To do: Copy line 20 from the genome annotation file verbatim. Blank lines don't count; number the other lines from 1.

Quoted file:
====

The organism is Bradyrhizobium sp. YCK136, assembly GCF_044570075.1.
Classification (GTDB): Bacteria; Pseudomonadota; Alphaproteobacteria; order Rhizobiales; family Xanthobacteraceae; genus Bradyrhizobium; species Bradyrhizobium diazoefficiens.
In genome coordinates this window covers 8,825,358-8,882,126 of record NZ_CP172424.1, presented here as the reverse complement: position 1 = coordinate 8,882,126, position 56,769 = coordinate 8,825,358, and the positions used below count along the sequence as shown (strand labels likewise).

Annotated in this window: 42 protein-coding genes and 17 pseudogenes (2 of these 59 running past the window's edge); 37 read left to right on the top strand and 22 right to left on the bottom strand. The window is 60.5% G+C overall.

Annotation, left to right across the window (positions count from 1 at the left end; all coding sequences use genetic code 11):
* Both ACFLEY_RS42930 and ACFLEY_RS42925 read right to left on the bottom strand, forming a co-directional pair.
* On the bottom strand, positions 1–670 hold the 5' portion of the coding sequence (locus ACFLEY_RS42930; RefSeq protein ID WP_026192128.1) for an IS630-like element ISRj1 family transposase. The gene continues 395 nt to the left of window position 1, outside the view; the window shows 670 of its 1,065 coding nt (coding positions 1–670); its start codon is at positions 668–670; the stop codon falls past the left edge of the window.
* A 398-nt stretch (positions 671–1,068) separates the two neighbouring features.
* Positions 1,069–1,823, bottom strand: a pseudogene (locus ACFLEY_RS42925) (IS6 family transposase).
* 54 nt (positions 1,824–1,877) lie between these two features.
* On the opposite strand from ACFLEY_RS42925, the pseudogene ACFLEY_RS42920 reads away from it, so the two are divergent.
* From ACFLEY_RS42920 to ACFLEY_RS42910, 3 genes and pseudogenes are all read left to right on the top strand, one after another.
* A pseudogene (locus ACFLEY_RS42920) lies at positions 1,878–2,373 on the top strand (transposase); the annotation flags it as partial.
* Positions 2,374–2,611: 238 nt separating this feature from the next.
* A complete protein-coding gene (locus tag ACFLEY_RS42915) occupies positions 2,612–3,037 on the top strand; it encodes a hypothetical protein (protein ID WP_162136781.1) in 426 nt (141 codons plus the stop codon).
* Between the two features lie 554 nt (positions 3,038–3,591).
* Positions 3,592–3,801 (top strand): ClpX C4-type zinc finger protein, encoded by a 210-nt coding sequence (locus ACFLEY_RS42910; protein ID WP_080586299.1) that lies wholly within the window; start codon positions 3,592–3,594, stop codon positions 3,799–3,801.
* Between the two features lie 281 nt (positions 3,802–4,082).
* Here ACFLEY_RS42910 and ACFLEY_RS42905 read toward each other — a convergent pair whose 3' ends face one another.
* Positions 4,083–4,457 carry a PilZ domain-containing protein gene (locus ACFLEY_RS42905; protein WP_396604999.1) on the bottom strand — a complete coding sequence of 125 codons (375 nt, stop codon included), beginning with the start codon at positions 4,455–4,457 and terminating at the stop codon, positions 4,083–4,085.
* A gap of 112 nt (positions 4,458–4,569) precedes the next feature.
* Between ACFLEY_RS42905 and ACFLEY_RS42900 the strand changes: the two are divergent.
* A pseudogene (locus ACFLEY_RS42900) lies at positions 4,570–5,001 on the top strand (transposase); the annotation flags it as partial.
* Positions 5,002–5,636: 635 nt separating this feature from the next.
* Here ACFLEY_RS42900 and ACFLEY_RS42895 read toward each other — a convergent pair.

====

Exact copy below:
* Positions 4,083–4,457 carry a PilZ domain-containing protein gene (locus ACFLEY_RS42905; protein WP_396604999.1) on the bottom strand — a complete coding sequence of 125 codons (375 nt, stop codon included), beginning with the start codon at positions 4,455–4,457 and terminating at the stop codon, positions 4,083–4,085.